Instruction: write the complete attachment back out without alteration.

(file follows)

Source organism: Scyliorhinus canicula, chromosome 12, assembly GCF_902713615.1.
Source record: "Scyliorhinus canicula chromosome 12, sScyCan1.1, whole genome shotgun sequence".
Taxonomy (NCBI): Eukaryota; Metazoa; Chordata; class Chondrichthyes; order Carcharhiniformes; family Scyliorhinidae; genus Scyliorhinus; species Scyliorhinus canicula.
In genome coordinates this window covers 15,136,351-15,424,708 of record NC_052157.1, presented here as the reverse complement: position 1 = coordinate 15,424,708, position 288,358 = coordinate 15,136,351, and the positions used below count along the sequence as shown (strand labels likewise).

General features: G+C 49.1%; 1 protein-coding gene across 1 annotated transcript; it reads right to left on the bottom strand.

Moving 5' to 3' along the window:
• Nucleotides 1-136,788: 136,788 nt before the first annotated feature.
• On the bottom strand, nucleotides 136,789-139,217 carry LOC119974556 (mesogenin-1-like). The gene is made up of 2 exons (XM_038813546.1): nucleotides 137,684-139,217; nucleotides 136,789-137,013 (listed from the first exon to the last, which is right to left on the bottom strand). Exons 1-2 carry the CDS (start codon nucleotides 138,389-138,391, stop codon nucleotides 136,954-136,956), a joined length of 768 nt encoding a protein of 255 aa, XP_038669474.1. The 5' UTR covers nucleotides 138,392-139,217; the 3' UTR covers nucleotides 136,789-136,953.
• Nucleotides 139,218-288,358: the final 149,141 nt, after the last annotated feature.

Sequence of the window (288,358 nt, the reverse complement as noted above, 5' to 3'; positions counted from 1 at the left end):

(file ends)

Source organism: Scyliorhinus canicula, chromosome 12, assembly GCF_902713615.1.
Source record: "Scyliorhinus canicula chromosome 12, sScyCan1.1, whole genome shotgun sequence".
Taxonomy (NCBI): Eukaryota; Metazoa; Chordata; class Chondrichthyes; order Carcharhiniformes; family Scyliorhinidae; genus Scyliorhinus; species Scyliorhinus canicula.
In genome coordinates this window covers 15,136,351-15,424,708 of record NC_052157.1, presented here as the reverse complement: position 1 = coordinate 15,424,708, position 288,358 = coordinate 15,136,351, and the positions used below count along the sequence as shown (strand labels likewise).

General features: G+C 49.1%; 1 protein-coding gene across 1 annotated transcript; it reads right to left on the bottom strand.

Moving 5' to 3' along the window:
• Nucleotides 1-136,788: 136,788 nt before the first annotated feature.
• On the bottom strand, nucleotides 136,789-139,217 carry LOC119974556 (mesogenin-1-like). The gene is made up of 2 exons (XM_038813546.1): nucleotides 137,684-139,217; nucleotides 136,789-137,013 (listed from the first exon to the last, which is right to left on the bottom strand). Exons 1-2 carry the CDS (start codon nucleotides 138,389-138,391, stop codon nucleotides 136,954-136,956), a joined length of 768 nt encoding a protein of 255 aa, XP_038669474.1. The 5' UTR covers nucleotides 138,392-139,217; the 3' UTR covers nucleotides 136,789-136,953.
• Nucleotides 139,218-288,358: the final 149,141 nt, after the last annotated feature.

Sequence of the window (288,358 nt, the reverse complement as noted above, 5' to 3'; positions counted from 1 at the left end):